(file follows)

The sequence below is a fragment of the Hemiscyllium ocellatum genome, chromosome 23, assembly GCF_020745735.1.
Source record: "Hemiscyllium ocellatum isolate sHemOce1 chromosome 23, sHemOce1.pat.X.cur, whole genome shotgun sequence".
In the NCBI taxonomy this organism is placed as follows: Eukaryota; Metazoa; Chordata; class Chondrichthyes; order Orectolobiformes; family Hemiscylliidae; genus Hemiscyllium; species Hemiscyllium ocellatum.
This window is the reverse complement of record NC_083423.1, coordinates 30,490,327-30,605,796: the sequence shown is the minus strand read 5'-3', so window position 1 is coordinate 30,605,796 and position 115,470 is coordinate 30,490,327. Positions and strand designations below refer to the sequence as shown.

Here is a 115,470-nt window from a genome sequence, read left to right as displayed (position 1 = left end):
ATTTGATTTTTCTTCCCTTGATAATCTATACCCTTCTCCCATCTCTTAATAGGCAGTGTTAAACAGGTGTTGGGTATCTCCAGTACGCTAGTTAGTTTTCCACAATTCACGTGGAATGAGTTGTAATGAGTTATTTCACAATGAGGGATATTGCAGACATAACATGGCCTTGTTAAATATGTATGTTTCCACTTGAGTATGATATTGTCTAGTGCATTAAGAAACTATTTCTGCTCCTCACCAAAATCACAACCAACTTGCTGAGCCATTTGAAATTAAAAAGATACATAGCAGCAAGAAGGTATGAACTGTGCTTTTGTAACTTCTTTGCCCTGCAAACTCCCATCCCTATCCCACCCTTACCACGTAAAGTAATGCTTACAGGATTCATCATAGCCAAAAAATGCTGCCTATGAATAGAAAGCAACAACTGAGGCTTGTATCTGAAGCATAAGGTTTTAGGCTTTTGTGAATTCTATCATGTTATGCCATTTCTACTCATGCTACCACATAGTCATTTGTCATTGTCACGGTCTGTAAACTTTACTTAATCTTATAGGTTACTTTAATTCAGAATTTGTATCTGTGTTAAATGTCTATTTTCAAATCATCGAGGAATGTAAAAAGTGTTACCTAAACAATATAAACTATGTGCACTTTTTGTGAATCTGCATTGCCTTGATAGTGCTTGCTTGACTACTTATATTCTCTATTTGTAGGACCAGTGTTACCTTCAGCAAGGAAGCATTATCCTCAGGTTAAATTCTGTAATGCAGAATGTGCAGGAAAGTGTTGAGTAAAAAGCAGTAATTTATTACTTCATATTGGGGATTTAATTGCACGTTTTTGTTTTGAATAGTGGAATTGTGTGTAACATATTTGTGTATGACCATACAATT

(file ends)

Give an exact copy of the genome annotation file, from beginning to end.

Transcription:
The sequence below is a fragment of the Hemiscyllium ocellatum genome, chromosome 23, assembly GCF_020745735.1.
Source record: "Hemiscyllium ocellatum isolate sHemOce1 chromosome 23, sHemOce1.pat.X.cur, whole genome shotgun sequence".
In the NCBI taxonomy this organism is placed as follows: Eukaryota; Metazoa; Chordata; class Chondrichthyes; order Orectolobiformes; family Hemiscylliidae; genus Hemiscyllium; species Hemiscyllium ocellatum.
This window is the reverse complement of record NC_083423.1, coordinates 30,490,327-30,605,796: the sequence shown is the minus strand read 5'-3', so window position 1 is coordinate 30,605,796 and position 115,470 is coordinate 30,490,327. Positions and strand designations below refer to the sequence as shown.

Here is a 115,470-nt window from a genome sequence, read left to right as displayed (position 1 = left end):
ATTTGATTTTTCTTCCCTTGATAATCTATACCCTTCTCCCATCTCTTAATAGGCAGTGTTAAACAGGTGTTGGGTATCTCCAGTACGCTAGTTAGTTTTCCACAATTCACGTGGAATGAGTTGTAATGAGTTATTTCACAATGAGGGATATTGCAGACATAACATGGCCTTGTTAAATATGTATGTTTCCACTTGAGTATGATATTGTCTAGTGCATTAAGAAACTATTTCTGCTCCTCACCAAAATCACAACCAACTTGCTGAGCCATTTGAAATTAAAAAGATACATAGCAGCAAGAAGGTATGAACTGTGCTTTTGTAACTTCTTTGCCCTGCAAACTCCCATCCCTATCCCACCCTTACCACGTAAAGTAATGCTTACAGGATTCATCATAGCCAAAAAATGCTGCCTATGAATAGAAAGCAACAACTGAGGCTTGTATCTGAAGCATAAGGTTTTAGGCTTTTGTGAATTCTATCATGTTATGCCATTTCTACTCATGCTACCACATAGTCATTTGTCATTGTCACGGTCTGTAAACTTTACTTAATCTTATAGGTTACTTTAATTCAGAATTTGTATCTGTGTTAAATGTCTATTTTCAAATCATCGAGGAATGTAAAAAGTGTTACCTAAACAATATAAACTATGTGCACTTTTTGTGAATCTGCATTGCCTTGATAGTGCTTGCTTGACTACTTATATTCTCTATTTGTAGGACCAGTGTTACCTTCAGCAAGGAAGCATTATCCTCAGGTTAAATTCTGTAATGCAGAATGTGCAGGAAAGTGTTGAGTAAAAAGCAGTAATTTATTACTTCATATTGGGGATTTAATTGCACGTTTTTGTTTTGAATAGTGGAATTGTGTGTAACATATTTGTGTATGACCATACAATT